On these pages you can find my publications and talks on sustainability, degrowth, ecological economics, corporate responsibility, systems theory and organizational change within the next society. I also started a science blog in which I will post ideas, thoughts and notes from the field of sustainability science, research and education. Particularly I am interested in research collaborations and new ideas for sustainability research and practice. Enjoy and feel free to contact me!
tl;dr: If you have a proper formal model, you can sketch a future for companies that enables them to create a convivial society beyond growth. (This is an extended summary of a scientific paper to be published in a special issue on organizing for the postgrowth economy in »ephemera: theory and politics in organizations«) When you reflect about the future, especially if you want to go beyond coffeehouse level reasoning, some conceptual framework is necessary that can tolerate the future. Such a framework is given with the »Laws of Form« by British mathematician George Spencer Brown and its system-theoretical application by German sociologist Dirk Baecker. The »Laws of Form« are dealing with one question: how to inquire into anything? They are also giving the answer right away: through drawing a difference, through distinguishing the world in different parts, and the naming of these differences. The world is everything that is the […]
tl;dr: Sustainability is a social phenomenon of political, economic and ethical struggles to change social practices towards more ecological and societal equity with care. Why on Earth another scholarly book, an introduction even, on Sustainability? Because most introductions focus on a list of definitions, principles, and cases for Sustainability and sustainable development. They present a panopticum of »everything sustainable« but lack the focus on its social and political nature. This is often reserved for more advanced texts but we – Thomas Pfister, Martin Schweighofer, and I – were deeply convinced that you have to introduce Sustainability as essentially political and thus essentially contested. We also have chosen to follow Andy Stirling to capitalize Sustainability in order to distinguish it from more common say uses like »sustainable finance« and the likes. Sustainability needs to be thought of as embedded in different social practices, for example, practices of writing academic papers, newspaper […]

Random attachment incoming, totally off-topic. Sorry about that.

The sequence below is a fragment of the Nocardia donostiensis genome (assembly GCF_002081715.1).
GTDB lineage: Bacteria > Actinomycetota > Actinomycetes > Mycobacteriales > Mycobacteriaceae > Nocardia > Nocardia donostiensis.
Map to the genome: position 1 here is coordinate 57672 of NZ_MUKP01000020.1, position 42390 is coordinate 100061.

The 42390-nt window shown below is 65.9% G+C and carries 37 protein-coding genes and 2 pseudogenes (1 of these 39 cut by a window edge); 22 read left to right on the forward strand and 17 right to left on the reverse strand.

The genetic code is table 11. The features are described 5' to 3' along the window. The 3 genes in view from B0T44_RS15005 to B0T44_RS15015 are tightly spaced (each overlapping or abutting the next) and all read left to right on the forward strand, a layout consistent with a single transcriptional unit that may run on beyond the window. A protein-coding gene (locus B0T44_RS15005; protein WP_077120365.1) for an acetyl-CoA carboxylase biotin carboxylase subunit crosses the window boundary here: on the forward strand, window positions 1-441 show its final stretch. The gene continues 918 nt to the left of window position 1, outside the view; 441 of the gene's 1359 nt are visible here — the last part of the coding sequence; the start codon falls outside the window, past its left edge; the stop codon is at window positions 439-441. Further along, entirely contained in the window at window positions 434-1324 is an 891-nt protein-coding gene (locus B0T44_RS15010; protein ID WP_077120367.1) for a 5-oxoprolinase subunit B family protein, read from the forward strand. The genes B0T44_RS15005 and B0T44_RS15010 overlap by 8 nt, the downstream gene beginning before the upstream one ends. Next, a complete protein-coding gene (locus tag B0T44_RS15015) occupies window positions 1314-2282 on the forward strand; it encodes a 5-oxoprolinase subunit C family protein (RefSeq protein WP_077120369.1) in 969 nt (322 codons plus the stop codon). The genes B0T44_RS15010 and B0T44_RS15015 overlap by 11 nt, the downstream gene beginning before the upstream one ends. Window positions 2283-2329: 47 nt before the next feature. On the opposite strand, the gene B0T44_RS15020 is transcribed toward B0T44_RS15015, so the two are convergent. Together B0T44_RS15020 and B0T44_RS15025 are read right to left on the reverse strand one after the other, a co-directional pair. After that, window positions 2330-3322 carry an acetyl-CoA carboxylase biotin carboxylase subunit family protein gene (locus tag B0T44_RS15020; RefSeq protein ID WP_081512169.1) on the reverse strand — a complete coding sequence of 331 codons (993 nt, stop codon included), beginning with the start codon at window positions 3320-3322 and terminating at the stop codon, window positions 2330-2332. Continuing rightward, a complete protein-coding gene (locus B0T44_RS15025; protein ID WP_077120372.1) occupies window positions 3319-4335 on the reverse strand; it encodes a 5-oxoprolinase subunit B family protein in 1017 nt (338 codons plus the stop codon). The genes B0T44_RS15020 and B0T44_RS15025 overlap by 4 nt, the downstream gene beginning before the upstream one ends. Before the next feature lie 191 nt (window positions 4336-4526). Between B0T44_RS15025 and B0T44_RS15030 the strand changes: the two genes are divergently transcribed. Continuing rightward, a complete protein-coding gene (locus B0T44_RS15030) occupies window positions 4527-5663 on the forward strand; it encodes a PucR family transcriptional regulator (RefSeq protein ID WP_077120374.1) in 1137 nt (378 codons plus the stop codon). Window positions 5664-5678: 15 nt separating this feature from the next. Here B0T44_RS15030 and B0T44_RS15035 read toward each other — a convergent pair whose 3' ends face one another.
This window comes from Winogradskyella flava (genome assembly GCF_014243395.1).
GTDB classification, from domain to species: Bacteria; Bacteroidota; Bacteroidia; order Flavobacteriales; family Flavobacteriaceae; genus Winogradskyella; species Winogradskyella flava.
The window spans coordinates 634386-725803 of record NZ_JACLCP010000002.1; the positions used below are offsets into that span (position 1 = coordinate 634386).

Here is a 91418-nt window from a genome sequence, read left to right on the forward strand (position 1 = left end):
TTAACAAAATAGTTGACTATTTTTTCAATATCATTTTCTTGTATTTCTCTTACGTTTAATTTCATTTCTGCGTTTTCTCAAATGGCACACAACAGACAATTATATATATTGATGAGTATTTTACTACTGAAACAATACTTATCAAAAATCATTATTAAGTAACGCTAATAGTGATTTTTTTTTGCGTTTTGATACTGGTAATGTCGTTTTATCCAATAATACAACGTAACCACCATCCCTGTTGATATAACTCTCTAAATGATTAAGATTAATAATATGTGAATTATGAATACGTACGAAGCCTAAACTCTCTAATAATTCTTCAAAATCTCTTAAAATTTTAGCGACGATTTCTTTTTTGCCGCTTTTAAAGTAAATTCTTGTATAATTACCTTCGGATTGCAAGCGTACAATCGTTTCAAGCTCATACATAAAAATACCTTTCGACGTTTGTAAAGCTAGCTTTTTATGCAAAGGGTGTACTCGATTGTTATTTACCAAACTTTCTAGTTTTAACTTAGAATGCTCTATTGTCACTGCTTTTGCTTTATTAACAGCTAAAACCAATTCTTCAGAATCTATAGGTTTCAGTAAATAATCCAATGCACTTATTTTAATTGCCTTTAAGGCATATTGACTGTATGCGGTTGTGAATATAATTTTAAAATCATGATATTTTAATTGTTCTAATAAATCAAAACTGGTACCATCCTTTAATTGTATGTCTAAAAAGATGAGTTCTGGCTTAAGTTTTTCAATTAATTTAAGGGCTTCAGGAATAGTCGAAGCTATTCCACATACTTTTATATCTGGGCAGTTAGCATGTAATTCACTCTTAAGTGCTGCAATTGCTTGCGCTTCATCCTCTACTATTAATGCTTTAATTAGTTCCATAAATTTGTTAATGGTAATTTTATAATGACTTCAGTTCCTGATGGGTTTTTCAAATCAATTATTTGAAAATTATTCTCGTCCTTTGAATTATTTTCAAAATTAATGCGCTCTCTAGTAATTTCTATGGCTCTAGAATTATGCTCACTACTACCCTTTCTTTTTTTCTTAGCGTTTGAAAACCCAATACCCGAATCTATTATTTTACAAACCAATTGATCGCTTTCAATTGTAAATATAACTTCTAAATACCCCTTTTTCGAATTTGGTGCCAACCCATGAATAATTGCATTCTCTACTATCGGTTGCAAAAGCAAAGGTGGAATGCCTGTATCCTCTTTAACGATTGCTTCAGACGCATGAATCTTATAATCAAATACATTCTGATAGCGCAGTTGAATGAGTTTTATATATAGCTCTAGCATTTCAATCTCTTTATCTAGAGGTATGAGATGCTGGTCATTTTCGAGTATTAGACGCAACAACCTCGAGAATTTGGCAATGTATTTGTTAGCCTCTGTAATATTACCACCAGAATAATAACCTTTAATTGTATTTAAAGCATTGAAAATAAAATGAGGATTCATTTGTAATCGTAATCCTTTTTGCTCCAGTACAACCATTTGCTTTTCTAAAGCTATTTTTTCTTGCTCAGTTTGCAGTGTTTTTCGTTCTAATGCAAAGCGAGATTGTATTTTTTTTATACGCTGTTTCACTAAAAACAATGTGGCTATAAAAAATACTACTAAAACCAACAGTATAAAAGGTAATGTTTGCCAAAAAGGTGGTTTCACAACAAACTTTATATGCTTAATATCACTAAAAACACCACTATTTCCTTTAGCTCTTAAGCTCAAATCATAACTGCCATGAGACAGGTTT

tl;dr: Degrowth is just one postgrowth approach, not the postgrowth approach. Since Serge Latouche in 2004 threw in »décroissance« as a missile word into the sustainability debates, growth criticism regained its 1970s strength while connecting strongly to issues of social justice and equality, emancipation and democratic renewal, as well as a critique of capitalism. Degrowth, the English translation of the term, has then occupied the center stage in this newly emerging discourse. In Germany, the term »Postwachstumsökonomie« (postgrowth economy) has been introduced by Niko Paech in 2006. Before 2009, the terms »postgrowth« or »post-growth« have not been used in English for describing something related to the economy. It was in an HBR article by James Spaeth in which postgrowth became an economic issue: Soon, developed countries will begin the move to a postgrowth world where working life, the natural environment, communities, and the public sector will no longer be sacrificed for the sake of mere GDP growth, and where the […]
The climate deal in Paris might not save the planet from human-made climate change as it falls short on questioning the expansionist logic of the growth economy but it is nevertheless a surprising achievement of a global climate change discourse that defies all divisions and crises we currently witness. It is a sign of hope but the true discussion of how to achieve the 1.5C target is now on. The Paris Agreement under the United Nations Framework Convention on Climate Change (its full name) was welcomed by the Economist with the headline »History is here«. George Monbiot, surely not a globale climate talk appeaser, opened his follow-up article in the Guardian with the words »By comparison to what it could have been, it’s a miracle.« Only to harden the stance by further arguing that by »comparison to what it should have been, it’s a disaster.« So what has happened in Paris and what […]